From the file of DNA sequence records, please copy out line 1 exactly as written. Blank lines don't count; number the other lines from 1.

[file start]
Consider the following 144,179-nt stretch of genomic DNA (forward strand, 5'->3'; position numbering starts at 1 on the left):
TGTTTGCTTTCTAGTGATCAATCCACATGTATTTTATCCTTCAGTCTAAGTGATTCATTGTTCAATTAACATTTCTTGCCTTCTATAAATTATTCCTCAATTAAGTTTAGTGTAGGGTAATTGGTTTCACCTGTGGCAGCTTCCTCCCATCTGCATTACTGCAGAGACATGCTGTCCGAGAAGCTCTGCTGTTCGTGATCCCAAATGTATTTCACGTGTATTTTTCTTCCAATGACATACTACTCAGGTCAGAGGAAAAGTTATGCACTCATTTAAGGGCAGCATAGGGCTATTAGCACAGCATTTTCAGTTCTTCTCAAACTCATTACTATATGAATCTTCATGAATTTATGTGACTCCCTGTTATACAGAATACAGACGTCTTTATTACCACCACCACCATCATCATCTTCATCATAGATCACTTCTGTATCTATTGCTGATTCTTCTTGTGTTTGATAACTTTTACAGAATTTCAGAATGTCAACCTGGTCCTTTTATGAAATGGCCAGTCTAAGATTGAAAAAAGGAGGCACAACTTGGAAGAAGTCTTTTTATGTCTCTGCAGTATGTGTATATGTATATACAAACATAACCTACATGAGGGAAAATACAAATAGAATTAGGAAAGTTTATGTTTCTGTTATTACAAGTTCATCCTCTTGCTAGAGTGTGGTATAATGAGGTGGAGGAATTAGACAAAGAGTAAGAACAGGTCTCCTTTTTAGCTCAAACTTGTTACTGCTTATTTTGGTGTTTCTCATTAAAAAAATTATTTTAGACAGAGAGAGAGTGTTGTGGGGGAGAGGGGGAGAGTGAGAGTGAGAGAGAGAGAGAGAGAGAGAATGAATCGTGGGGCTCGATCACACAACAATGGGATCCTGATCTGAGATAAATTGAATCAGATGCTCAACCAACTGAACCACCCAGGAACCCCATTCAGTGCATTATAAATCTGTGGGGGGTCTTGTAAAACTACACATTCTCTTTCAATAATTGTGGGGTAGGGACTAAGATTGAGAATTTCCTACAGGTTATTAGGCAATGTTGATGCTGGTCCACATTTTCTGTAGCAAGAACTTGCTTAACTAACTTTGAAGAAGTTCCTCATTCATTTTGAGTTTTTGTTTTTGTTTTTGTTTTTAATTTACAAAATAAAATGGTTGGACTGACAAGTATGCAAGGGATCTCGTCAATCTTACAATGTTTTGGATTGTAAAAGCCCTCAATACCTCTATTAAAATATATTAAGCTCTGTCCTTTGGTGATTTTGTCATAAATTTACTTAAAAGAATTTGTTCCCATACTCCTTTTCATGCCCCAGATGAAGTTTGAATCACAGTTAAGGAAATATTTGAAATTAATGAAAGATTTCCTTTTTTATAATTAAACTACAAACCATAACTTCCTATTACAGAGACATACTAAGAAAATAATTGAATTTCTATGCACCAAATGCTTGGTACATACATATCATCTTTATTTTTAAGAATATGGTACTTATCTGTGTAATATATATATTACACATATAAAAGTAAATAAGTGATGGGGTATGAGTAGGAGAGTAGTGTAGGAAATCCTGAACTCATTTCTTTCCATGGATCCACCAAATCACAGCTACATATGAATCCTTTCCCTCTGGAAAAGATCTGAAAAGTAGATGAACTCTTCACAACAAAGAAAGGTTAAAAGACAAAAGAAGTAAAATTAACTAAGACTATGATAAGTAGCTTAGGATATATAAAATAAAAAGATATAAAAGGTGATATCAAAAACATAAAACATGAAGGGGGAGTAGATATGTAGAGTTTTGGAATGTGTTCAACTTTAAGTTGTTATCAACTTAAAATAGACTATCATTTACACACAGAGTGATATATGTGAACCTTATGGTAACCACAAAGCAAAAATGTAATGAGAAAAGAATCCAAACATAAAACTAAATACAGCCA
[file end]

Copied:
Consider the following 144,179-nt stretch of genomic DNA (forward strand, 5'->3'; position numbering starts at 1 on the left):